“By the time my feet hit the second step, all I hear is pop, pop, pop, pop, pop. And I’m like, fall back, like what’s going on?” says Juanita.

Juanita went into the house to find her son shot. “The last thing I heard Kaldrick say was, Meka, go get my mama.”

Kaldrick lie dead in the bathroom of his mother’s house.

Juanita and her daughter Meka—who was several months pregnant at the time—rushed out of the house, afraid Officer Brown might kill them, too.

Neighbors rushed over to comfort Juanita and Meka.


The family’s attorney, Craig Brown, believes Kaldrick’s tragic killing could have been prevented if Officer Brown had been trained to deal with mental health crises and had called in a local mental health specialist.

But as he learned more details about the incident that left Kaldrick dead, what attorney Brown found was troubling.

Before Kaldrick was shot, Officer Brown had called for backup. An officer from the sherrif’s office—Officer Barnes—was already on his way and allegedly told Officer Brown to wait for him to arrive.

Yet Officer Brown ignored that order and pursued Kaldrick anyway, instigating the deadly encounter.

Also, the night before he killed Kaldrick, Officer Brown had responded to an incident at a church in which Gerald says Brown “dragged the man out and beat him. Threw him across the ground and broke his shoulder in front of a bunch of church members.”

Officer Brown had been up all night by the time he got to Juanita’s house, and he was visibly agitated. Juanita believes this may have ultimately led to Kaldrick’s death.

During the investigation Officer Brown said he fired his gun three times, but the investigators pulled seven bullets out the bathroom wall where Kaldrick was shot—and three bullets out of Kaldrick’s body. Juanita says her son was shot nine times.


As he continued his investigation attorney Craig Brown discovered that Officer Brown had a history of alleged misconduct and harassment of Gretna’s residents. Kaldrick was afraid of him.

Attorney Brown filed suit against the city of Gretna, the police chief, and Officer Brown. But unfortunately, no charges were ultimately brought against Gretna or Florida Police Sergeant Charles Brown. The family received a meager $60,000 settlement, of which they only received $19,000 after legal expenses.

Without enough money to move out of the home where Kaldrick was killed, the family is constantly reminded of the tragedy—inside and outside of their home.

To this day Juanita won’t go into the bathroom where Kaldrick was shot. She hopes the family can someday remodel the bathroom to install a stand-up shower.

“I can’t stand to be around a bathtub. I don’t like bathtubs no more, at all,” says Juanita.


Even after the trauma of losing Kaldrick and the pain of not getting justice, the family continued to be harassed by Officer Brown.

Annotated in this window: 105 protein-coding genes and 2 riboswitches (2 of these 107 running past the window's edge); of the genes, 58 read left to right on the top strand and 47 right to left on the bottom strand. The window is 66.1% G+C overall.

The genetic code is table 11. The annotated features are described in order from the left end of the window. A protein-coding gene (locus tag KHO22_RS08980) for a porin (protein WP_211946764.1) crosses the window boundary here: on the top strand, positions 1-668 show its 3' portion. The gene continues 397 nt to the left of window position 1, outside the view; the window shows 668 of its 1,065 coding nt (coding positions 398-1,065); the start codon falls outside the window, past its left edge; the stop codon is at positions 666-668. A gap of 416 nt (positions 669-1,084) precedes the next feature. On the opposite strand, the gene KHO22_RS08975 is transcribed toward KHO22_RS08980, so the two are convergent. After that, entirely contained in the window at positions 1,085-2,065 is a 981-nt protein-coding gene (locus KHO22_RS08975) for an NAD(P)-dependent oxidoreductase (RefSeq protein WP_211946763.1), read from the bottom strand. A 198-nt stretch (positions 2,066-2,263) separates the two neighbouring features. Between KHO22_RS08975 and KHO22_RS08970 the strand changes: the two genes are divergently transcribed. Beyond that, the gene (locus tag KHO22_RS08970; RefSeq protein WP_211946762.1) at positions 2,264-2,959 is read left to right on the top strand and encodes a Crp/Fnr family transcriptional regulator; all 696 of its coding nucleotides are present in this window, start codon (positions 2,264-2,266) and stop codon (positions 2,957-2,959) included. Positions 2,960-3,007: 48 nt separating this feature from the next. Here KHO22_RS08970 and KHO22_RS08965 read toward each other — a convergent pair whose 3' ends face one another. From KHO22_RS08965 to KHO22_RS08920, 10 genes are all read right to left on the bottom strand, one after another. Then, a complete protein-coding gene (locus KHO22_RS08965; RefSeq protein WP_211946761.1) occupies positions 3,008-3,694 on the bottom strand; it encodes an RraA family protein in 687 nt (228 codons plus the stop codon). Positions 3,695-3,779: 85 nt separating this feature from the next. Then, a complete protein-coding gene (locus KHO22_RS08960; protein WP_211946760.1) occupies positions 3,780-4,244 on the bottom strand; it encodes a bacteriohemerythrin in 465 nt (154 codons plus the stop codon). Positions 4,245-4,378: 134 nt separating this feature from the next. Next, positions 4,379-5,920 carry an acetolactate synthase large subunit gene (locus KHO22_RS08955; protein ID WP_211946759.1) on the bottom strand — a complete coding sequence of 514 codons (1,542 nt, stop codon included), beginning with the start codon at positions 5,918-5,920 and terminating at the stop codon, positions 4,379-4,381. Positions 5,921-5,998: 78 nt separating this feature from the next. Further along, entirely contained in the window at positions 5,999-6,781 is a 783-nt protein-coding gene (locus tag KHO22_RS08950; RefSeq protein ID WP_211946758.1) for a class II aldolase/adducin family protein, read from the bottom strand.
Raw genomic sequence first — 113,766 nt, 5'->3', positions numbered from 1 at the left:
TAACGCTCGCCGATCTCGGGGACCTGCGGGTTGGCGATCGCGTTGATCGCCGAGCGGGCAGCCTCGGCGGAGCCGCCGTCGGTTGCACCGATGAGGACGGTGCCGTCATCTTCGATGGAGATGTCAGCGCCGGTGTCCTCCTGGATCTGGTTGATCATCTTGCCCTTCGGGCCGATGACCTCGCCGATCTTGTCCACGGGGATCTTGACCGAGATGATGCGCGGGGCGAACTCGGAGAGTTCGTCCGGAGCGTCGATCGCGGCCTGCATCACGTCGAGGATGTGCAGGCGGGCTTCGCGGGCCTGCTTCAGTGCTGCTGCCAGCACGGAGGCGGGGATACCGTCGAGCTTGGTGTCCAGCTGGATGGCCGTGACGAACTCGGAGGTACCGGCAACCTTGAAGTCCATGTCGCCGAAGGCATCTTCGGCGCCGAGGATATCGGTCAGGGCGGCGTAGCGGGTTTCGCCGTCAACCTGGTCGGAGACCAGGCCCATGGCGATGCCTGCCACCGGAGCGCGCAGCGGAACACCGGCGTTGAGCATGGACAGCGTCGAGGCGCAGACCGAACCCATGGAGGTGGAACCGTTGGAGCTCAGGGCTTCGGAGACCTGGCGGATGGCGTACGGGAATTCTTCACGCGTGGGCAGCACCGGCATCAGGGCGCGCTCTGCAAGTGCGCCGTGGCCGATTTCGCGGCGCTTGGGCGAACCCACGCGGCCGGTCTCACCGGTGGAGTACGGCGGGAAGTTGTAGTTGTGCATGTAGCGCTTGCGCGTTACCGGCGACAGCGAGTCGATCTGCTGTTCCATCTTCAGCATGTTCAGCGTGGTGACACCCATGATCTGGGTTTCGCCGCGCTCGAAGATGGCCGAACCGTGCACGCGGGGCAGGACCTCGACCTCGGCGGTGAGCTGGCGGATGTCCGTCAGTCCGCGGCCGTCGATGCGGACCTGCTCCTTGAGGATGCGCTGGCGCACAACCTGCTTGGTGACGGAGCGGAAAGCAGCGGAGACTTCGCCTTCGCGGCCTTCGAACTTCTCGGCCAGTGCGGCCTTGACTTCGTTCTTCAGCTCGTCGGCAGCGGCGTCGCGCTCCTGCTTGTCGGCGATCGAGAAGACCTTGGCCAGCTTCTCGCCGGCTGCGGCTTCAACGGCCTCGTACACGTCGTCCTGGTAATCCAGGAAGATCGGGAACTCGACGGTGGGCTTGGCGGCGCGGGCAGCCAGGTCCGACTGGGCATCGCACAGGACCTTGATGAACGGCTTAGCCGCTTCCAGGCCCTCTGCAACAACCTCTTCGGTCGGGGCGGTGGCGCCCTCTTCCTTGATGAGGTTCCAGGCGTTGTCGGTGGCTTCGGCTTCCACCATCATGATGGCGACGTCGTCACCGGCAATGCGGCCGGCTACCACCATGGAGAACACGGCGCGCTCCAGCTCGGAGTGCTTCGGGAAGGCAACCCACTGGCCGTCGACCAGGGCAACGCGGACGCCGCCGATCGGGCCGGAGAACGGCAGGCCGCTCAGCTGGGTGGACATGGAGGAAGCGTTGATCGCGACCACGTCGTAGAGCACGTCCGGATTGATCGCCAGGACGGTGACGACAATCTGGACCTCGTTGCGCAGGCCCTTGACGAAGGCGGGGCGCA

In one incident, Gerald was inside a convenience store. Officer Brown was outside and allegedly threatened to pull a gun on Gerald in the presence of another low-ranking officer. Gerald feared for his life and called 911. Officers responded and security cameras were pulled, but Gerald ultimately decided not to pursue the case.

Gerald describes other instances of being harassed by Officer Brown, and the family says they now try to avoid even making eye contact with Brown when they see him around town.

“This the type of officer what we got out there in Gretna, Florida,” says Gerald.

Officer Brown has since been demoted from Sergeant to Corporal, but he’s still part of the force. Since the time of Kaldrick’s death, the police chief and several other officers have quit. Juanita and Gerald believe they left to get away from Officer Brown—because he’s that toxic.

Kaldrick’s family and attorney want to see better training of officers when it comes to handling mental health calls, and, better yet, more funding for professional mental health interventionists.

Attorney Craig Brown wants to see the courts take mental health into account when considering aggressive behavior. Because they currently don’t, an officer can legally respond to someone having a mental health crisis with the same aggression and force as someone who doesn’t have mental health issues. This, he says, will lead to more unnecessary tragedies.

But regardless of how or whether the system ever changes, nothing will bring Kaldrick back.

“He [Officer Brown] took the love of my life away,” says Juanita. “That boy loved his mom and I loved him too.”

Kaldrick Donald’s life mattered. We must never stop saying his name.

Hear the full story from Kaldrick’s family and the family’s attorney in our two-part podcast at

Here’s how you can help:

  • Donate to Kaldrick’s family. Help them move out of the house where Kaldrick was killed so they can find peace. CashApp - $LoisD71

DCP Entertainment is your destination for the underrepresented voice. We share stories you won’t find anywhere else. Check out all DCP’s Black podcasts at